Once upon a time, I ran the Agency's training program for case officers. It can be an intense program. Its real strength, in addition to the actual training, is the evaluation process. Students are constantly being evaluated by over 30 experienced case officers, all of whom have one idea in mind when they evaluate: do I want to serve with this person? Students finish the course with close to 60 accurate, no holds barred evaluations. The final evaluation is the most detailed and truthful evaluation anyone receives in the CIA. We had a student who was doing well. They devoted the necessary time and effort, generally producing good results. Somewhere at the midpoint, however, they began to exhibit a worrying trait. During various exercises, the student, when confronted with a situation they had not planned for, froze. I don't mean they were at a loss as to what to do, they physically froze, hands clasped in their lap, eyes looking down, and not a word. We threw a good number of unexpected situations at the students to test their judgment and this student was having difficulties.


We allowed the student to continue but threw a few more unexpected events their way in order to get a better understanding of the problem. The problem persisted and at the midpoint evaluation, the student was told they would not be allowed to continue. As if to confirm our decision, the student froze when the news was delivered. They sat there, unable to even speak. Mental agility, operational judgment, call it what you will, but a successful case officer must be able to think on their feet.


You must also be a team player and a lone wolf at the same time. Within the CIA, within your Station, you are part of a team. Each member supports the other and you must rely on them for help, be it countersurveillance for a particularly risky meeting or to provide you with a meeting site that will be secure. However, once you walk out the door of a Station you are on your own. There will be no one to provide you guidance and support, that was done before you left. Now you are alone and responsible for whatever happens, success or failure. This leads to the next quality.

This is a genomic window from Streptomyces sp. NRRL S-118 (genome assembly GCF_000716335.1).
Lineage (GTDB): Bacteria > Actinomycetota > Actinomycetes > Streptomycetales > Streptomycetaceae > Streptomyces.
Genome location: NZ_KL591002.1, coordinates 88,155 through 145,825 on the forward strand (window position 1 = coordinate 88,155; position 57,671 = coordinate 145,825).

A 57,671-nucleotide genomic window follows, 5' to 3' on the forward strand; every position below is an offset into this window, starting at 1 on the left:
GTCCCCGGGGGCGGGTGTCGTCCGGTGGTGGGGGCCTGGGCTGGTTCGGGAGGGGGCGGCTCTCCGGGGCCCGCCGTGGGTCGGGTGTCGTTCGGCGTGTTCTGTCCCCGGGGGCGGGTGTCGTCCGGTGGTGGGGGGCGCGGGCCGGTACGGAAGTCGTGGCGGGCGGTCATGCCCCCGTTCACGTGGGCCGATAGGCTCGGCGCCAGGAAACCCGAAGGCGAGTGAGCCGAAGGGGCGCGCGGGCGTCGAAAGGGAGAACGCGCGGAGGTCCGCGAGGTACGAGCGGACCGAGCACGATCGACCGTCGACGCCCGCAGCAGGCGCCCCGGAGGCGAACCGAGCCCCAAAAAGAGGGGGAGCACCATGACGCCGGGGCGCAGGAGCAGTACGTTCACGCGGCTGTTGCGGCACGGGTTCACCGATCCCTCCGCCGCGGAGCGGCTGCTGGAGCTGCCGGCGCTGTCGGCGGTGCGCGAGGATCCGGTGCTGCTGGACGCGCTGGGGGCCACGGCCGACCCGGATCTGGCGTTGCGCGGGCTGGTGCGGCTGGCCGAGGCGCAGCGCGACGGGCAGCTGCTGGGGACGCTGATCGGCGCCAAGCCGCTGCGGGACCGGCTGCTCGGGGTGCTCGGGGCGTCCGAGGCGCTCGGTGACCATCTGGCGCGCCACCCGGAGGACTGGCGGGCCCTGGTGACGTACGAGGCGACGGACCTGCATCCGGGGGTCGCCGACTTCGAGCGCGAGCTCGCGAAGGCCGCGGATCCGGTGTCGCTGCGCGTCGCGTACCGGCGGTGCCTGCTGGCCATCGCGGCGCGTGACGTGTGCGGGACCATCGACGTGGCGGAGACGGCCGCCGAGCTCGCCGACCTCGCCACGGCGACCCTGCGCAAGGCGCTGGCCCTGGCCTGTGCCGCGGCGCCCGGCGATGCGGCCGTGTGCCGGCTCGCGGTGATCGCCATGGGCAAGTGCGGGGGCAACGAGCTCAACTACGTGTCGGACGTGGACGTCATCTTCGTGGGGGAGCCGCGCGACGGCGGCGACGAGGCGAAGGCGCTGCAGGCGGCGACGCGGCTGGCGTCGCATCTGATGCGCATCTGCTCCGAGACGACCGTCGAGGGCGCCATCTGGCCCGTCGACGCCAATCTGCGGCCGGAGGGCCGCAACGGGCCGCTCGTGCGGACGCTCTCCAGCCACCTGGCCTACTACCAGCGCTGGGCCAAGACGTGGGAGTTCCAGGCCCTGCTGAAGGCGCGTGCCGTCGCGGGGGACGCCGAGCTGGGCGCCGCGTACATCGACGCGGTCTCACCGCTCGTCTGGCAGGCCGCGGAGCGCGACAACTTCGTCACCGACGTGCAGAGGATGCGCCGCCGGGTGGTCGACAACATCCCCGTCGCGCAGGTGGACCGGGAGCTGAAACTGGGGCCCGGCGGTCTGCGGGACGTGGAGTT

Uncompromising integrity is critical. The CIA, the US Government, and by extension, the American people place a great deal of trust and responsibility in its clandestine service. As a case officer, you represent the US government—at least that is how sources and contacts see it. As a result, you speak with authority. When you complete your operational act and return to the Station we expect you will tell the truth. If a mistake was made or something occurred that could compromise the operation you will tell the truth, even if it makes you look bad. Honesty is imperative. I remember standing in an isolated area of a city with another case officer holding a duffle bag with $500,000 in cash for passage to an asset for a covert action program. I was there as security and as a second pair of eyes to make sure the money was passed. We could have claimed we had been robbed and split the money, but we didn't. You get the point, no need to belabor it. There will always be a few people who fail the test and succumb to temptation. I have attended a number of personnel evaluation boards to decide the fate of someone or another who had failed. In the end, however, I have been more surprised at how few there have been.


This brings us to discipline, in all its forms. There is the military-style discipline of following orders and submitting yourself to a chain of command. A case officer's role can be myopic. You see your operation as the center of the universe when in reality there is a bigger picture to take into account. The chain of command serves this role. Yes, they are wrong at times, but so are you. Discipline also refers to the need to follow procedures. I don't mean paperwork and bureaucracy here, I refer to doing a proper surveillance detection run (SDR) so you aren't caught committing espionage. I mean making sure you follow tradecraft which is critical to protecting your operations and your agent. You must have the discipline to carry all this out. You cannot afford to cut corners and get lazy. Most operational compromises I have seen are the result of someone not being disciplined enough to follow tradecraft.